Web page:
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British Crown Jewels Represent One of the Largest Jewelry Collections in Existence

Subject to a turbulent history and much thievery, the British Crown Jewels represent the regalia and vestments worn by the king or queen of the United Kingdom during a coronation ceremony and other state functions. In all, the collection includes crowns, orbs, swords, scepters, and other regalia. Gold and silver plate was refashioned in 1661 after parliament had ordered the original gold and precious metals to be melted down for coinage in 1649.

By British Law, the originals of the crown jewels and implements of the State cannot leave England and are displayed in the Tower of London. Many of the objects descend directly from the pre-Reformation period and hold religious and sacral connotation. For instance, the vestures worn by sovereign following the unction, a ceremonial ritual, resembles the alb and dalmatic worn by bishops.

Crowns

Some of the crowns contained within the Crown Jewel collection are used by every sovereign, while others were created specifically for a particular sovereign or for the Queen's Consort, or wife of a king. Typically the crown of a king has a slightly pointed arched top, while that of a queen has a slightly bowed top.

Considered by a number of British monarchs to be extremely heavy and difficult to wear, St. Edward's Crown is worn during most of the coronation ceremony. Made of gold, the crown includes 444 precious stones. Queen Elizabeth II chose to wear a stylized representation of the crown in images of the Royal Coat of Arms of the United Kingdom.

Worn by monarchs at their coronation, the Imperial State Crown was made in 1937 for King George VI. The crown is set with jewels of great antiquity and historical significance. In all, the crown possesses 2,868 diamonds, 273 pearls, 17 sapphires, 11 emeralds, and five rubies. The oldest stone is Edward the Confessor's sapphire, believed to have been worn by him in a ring and now mounted in the cross patee above the monde. An ancient spinel, known as the Black Prince's Ruby is said to have been given to Edward by Pedro the Cruel of Castile. The crown is worn after the conclusion of the coronation ceremony when the monarch departs Westminster Abbey, and also at the annual State Opening of Parliament.

The Imperial Crown of India was created when King George V visited Delhi as Emperor of India. As British law prohibits the removal of a Crown Jewel from the country to prevent pawning, a new crown was made. One of the heaviest crowns in the collection, the Imperial contains more than 6,000 diamonds.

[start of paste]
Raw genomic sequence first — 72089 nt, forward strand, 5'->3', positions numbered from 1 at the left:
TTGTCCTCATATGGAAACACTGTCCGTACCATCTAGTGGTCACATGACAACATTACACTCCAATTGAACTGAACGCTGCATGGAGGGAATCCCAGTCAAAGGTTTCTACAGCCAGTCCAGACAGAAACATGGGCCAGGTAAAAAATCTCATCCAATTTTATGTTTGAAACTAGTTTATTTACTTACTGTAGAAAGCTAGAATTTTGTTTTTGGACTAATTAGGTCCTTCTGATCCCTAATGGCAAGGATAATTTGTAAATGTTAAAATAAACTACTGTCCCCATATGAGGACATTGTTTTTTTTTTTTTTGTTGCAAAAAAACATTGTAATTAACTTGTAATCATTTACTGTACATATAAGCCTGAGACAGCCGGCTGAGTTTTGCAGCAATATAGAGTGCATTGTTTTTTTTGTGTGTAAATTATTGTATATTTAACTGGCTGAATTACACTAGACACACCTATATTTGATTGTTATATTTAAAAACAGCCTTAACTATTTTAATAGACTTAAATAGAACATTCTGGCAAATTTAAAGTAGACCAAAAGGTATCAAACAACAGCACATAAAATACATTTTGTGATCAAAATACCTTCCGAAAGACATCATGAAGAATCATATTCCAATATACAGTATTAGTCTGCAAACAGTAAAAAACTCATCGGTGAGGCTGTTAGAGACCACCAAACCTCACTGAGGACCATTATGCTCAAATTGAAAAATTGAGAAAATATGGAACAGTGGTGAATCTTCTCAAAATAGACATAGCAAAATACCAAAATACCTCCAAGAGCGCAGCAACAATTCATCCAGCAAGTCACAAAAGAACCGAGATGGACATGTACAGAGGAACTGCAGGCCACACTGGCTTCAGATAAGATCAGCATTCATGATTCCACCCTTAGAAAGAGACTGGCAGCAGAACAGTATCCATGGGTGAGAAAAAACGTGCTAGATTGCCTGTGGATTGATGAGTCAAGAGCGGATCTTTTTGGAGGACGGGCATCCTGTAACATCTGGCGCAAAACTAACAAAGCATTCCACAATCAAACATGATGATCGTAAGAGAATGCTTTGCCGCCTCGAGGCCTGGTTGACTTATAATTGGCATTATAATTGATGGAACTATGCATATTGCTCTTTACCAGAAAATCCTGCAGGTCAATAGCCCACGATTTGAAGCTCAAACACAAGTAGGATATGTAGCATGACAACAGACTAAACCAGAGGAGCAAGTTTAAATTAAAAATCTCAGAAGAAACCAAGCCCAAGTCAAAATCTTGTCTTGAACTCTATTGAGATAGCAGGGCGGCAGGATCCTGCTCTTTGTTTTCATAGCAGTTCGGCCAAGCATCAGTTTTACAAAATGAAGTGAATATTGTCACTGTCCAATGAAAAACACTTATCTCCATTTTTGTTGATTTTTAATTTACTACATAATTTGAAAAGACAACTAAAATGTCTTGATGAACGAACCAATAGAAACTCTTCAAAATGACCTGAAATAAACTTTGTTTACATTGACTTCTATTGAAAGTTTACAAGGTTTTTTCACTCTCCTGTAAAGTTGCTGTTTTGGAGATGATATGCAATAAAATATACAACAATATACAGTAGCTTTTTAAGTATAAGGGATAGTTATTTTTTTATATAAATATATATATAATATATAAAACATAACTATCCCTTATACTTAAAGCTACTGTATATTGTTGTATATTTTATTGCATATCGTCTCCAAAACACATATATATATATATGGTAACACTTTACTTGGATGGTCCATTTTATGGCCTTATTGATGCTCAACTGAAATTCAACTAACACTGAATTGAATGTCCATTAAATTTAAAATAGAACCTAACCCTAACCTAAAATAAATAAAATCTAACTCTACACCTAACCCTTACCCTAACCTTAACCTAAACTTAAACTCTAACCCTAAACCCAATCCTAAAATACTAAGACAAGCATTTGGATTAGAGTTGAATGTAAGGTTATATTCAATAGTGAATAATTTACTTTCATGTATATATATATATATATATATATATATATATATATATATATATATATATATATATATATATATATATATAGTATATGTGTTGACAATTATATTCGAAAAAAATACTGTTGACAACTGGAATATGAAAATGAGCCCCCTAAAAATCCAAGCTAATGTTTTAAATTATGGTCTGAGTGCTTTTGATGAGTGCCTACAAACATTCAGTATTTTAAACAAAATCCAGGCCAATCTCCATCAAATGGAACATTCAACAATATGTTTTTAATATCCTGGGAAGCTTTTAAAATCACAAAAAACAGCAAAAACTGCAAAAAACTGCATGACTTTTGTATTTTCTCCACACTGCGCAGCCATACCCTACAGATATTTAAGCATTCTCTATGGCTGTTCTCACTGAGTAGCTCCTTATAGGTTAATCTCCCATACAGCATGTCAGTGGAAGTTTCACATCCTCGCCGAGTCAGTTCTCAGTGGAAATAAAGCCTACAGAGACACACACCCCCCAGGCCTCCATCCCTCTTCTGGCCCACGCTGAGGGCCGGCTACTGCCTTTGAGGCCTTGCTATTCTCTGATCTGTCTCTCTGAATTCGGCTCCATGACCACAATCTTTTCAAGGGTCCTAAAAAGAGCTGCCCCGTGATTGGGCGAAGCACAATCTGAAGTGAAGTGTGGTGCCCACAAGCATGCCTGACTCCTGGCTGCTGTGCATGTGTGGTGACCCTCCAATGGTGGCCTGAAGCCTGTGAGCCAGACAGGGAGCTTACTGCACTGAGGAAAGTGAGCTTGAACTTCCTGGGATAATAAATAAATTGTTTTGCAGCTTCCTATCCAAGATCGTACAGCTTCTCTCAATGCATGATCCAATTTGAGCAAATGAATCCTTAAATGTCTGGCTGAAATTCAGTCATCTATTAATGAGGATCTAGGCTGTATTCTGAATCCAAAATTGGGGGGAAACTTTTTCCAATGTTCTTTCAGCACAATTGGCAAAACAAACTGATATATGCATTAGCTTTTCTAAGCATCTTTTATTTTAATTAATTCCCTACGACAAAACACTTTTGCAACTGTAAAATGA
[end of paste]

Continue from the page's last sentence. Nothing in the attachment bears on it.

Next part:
Queen Elizabeth the Queen Mother's Crown was made for her coronation as queen consort in 1937. The graceful crown is set with diamonds, dominated by the famous Koh-i-noor diamond. Once the largest known diamond in the world, the Koh-i-noor is also referred to as the "Mountain of Light." Originating in India, the diamond belonged to various Indian and Persian rulers and has its share of legends. Tradition says that its male owners will suffer misfortune and death, but women who possess it will rule the world.

The Orb and Sceptres

Two scepters used by a sovereign for a part of the regalia. The Sceptre with Cross was made in 1661. Surmounted by a cross, it was redesigned in 1905 to incorporate the Great Star of Africa, the second largest cut diamond in the world after The Golden Jubilee. The monarch bears the Sceptre with the Cross in the right hand. Borne in the left hand, the Sceptre with the Dove was also made in 1661. The dove atop the sceptre symbolizes the Holy Ghost. As the sovereign holds both Sceptres, he or she is crowned with St. Edward's Crown.

The Sovereign's Orb is a hollow golden sphere made in 1661. A band of jewels runs across the center with a half-band of jewels running long the top. Atop the orb is a jeweled cross representing the sovereign's role as Defender of the Faith.

After they were stolen from Westminster Abbey, the Crown Jewels have been kept at the Tower of London since 1303. It is believed that most, if not all, of the jewels were recovered not long after being found in display window of a London jeweler. During World War II, the jewels were taken out of the Tower and stored somewhere in secret. Stories suggest they may have been kept in the basement vaults of the Sun Life Insurance company in Montreal, Canada or in the Round Tower of Windsor Castle. It is more probable that they were housed at Windsor Castle since by law the Crown is not allowed to leave the country.

The absolute value of all the gold, silver, platinum, diamonds, sapphires, rubies, emeralds and pearls in the royal collection make it beyond comparison. Added to the fact that the crowns and other artifacts have all been worn and used by kings and queens of England makes the collection priceless.

While a majority of people will never wear such priceless treasures, Pandora Jewelry has created a collection of bracelets and complementary jewelry that make a woman feel like a queen. Handcrafted from 14K gold and sterling silver, each Pandora bracelet tells personal stories with the use of charms along with Murano glass beads and semi-precious stones. Pandora bracelets mark special occasions commemorated with charms and birthstones set in a design totally unlike another.

Submitted by:

Ron Peterson

Lewis Jewelers is proud to carry the full line of Pandora Jewelry. Pandora bracelets, Pandora charms and Pandora beads are only a part of the collection. For more information, Lewis Jewelers, 2000 West Stadium Blvd., Ann Arbor, Michigan, 48103, 877-88-LEWIS or visit the website.




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